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First Trinity College Meeting addresses anti-racism, concerns of BIPOC students

Students elect first-year leaders, electoral committee for October elections
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The student society of Trinity College held its first meeting of the year. HAYDEN MAK/THE VARSITY
The student society of Trinity College held its first meeting of the year. HAYDEN MAK/THE VARSITY

This week, Trinity College hosted this year’s first meeting for its student society, the Trinity College Meeting (TCM).

During the meeting, student leaders discussed the importance of advancing anti-racism at the college. This follows a summer in which Black students came forward with their experiences of racism and marginalization at Trinity College. This led to the formation of the Trinity Anti-Racism Collective, which wrote an open letter with demands for reform.

At the meeting, students also ran elections to fill key positions on the first-year council and the Electoral Committee, which will be in charge of running the elections for several positions in October.

Anti-racism

The meeting began with an opening address from TCM Chair Anjali Ghandi, who noted the meeting’s virtual format and that all in-person events for Trinity students have been moved online. Ghandi further discussed the plan for TCM this year.

“The way that I want to make a more inclusive TCM is really ensuring that we are listening to those minority voices in the group,” Ghandi said to the audience of over 70 attendees. She further emphasized the importance of “listening and being respectful to those people that might have a different opinion… and really ensuring that [the meeting] isn’t a space where people will feel like they’re going to get heckled or going to feel disrespected.”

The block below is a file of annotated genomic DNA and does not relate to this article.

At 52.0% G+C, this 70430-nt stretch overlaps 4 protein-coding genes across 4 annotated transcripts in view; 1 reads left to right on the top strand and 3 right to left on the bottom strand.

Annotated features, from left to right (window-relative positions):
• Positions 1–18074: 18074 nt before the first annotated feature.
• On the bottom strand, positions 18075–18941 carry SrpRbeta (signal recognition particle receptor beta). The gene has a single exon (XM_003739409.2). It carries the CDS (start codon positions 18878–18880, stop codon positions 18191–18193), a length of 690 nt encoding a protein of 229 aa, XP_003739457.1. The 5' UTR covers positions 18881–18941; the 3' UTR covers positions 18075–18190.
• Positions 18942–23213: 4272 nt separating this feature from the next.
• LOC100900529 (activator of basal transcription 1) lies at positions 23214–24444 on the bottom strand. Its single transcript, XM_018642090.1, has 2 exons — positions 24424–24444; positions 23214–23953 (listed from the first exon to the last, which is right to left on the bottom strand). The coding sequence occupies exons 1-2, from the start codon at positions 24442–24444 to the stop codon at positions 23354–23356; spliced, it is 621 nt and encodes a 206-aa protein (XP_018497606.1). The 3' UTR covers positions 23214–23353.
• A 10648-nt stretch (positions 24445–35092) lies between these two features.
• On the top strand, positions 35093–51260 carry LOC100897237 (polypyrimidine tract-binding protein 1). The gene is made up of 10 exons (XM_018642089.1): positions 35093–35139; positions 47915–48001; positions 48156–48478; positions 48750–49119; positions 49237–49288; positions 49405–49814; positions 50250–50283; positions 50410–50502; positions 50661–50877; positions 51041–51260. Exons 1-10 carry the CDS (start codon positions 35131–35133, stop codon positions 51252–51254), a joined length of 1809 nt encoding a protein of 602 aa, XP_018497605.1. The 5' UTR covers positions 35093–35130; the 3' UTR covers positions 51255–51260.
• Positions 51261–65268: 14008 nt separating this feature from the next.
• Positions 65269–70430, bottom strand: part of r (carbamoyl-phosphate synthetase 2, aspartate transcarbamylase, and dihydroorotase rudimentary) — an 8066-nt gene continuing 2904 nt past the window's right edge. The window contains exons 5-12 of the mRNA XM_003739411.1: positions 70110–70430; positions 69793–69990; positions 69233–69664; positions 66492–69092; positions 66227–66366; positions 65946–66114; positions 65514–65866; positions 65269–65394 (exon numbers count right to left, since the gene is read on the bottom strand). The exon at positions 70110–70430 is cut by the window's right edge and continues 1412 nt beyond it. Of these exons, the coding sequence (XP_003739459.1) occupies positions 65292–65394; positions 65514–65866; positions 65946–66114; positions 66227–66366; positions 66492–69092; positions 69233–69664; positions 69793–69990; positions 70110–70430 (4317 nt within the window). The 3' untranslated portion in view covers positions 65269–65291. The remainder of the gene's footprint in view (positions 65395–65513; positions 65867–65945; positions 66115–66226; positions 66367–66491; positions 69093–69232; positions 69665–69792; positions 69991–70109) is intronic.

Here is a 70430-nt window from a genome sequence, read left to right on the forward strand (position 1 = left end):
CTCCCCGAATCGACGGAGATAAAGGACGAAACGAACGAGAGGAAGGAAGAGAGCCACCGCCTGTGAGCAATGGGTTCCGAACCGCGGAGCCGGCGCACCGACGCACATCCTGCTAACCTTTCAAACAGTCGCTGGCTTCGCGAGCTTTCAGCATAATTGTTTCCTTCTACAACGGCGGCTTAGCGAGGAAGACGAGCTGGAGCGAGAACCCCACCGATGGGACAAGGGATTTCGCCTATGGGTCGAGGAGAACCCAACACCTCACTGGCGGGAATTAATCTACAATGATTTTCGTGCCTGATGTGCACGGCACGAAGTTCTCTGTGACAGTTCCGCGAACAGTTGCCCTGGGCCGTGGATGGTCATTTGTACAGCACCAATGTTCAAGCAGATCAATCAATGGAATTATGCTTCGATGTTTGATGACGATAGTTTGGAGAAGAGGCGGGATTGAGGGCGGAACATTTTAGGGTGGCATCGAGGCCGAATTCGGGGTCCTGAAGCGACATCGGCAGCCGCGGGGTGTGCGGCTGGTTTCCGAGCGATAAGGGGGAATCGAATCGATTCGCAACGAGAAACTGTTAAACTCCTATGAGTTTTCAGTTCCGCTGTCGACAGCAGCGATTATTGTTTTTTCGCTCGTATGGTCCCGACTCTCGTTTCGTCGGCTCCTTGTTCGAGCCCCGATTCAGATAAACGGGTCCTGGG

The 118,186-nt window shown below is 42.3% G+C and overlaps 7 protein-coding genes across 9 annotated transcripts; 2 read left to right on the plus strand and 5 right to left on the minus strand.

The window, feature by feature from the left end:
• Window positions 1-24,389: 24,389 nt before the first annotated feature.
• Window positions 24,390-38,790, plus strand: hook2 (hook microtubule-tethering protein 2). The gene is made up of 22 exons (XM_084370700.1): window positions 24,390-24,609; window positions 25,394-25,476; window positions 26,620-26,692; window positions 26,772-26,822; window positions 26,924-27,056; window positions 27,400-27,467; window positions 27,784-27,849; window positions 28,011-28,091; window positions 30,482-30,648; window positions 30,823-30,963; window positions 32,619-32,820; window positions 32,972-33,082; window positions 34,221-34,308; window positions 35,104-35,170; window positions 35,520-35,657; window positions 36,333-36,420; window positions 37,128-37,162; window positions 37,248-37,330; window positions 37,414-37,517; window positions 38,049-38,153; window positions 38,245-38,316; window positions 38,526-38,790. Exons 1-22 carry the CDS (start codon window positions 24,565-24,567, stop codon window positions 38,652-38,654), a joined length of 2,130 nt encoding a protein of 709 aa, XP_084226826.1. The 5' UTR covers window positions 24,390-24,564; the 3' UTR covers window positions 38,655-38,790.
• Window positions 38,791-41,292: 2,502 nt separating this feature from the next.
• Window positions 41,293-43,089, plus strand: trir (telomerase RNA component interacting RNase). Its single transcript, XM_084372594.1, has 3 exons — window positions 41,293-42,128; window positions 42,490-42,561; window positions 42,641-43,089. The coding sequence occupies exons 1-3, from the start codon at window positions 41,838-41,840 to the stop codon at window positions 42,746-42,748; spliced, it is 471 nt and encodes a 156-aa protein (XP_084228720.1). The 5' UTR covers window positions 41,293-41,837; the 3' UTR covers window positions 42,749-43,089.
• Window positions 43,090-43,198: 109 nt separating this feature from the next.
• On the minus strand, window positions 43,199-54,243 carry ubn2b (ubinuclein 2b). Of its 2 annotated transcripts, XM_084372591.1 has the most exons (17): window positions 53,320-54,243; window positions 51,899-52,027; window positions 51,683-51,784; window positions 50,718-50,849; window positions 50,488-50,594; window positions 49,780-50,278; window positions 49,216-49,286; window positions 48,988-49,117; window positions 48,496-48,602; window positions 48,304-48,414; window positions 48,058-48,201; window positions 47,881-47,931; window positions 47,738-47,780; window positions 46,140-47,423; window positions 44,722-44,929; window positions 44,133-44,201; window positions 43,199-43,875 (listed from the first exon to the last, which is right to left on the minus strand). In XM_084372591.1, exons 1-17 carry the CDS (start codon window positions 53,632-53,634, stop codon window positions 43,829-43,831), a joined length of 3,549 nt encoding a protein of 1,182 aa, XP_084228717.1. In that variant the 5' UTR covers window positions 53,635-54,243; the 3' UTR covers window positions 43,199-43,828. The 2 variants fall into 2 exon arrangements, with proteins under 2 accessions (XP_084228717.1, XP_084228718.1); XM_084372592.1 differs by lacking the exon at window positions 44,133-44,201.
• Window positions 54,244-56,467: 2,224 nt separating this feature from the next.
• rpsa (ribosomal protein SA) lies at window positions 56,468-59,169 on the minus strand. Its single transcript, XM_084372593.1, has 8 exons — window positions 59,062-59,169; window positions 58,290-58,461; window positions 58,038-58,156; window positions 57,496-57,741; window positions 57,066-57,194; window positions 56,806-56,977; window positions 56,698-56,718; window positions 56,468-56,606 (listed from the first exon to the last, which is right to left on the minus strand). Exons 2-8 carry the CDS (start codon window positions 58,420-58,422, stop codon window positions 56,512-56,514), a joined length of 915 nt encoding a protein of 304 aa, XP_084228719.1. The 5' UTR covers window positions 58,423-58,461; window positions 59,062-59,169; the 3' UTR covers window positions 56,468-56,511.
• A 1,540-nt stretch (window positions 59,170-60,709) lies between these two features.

“I think too many times, a lot of people at the TCM will think that their experience at Trinity is the same as all the other experiences that other students are having, but that’s just not the case,” Ghandi continued. “So I really urge you to think about opening your mind and considering all perspectives when we come across motions this year.”

Opening statements from heads of student governance included statements of support in solidarity with Black, Indigenous, and people of colour (BIPOC) students.

Following Ghandi’s statement and opening reports from all sitting office-holders, Head of Arts Angie Luo discussed three Board of Trustees meetings which took place over the summer.

At one of these meetings, the TCM put forward an amendment to the mandate held by the college’s anti-racism task force, requesting them to specifically address action items from the Trinity Anti-Racism Collective’s open letter. The amendment did not pass. The board will meet again on October 1.

“It’s important for us to actively help dismantle discrimination and racism that these students face,” said Non-Resident Affairs Committee (NRAC) Head Cindy Lui, further recognizing the many BIPOC students who are commuters and committing to ensuring a safe and welcoming environment for all.

Elections

Elections for first-year representatives of the Equity Commission and the Student Capital Campaigns Committee (SCCC), as well as SCCC members-at-large took place during the meeting.

Elections for various positions within the Alumni Relations Committee and ratification of the chief returning officer, deputy returning officer, and Electoral Commission — who will be in charge of running the October elections — also took place.

As part of the October elections, Trinity College students are looking to fill three vacant positions of male and female head of College and male head of NRAC, for which nominations are due on September 28. These vacancies were the result of resignations that were in part owed to the discussions surrounding anti-Black racism and calls for accountability.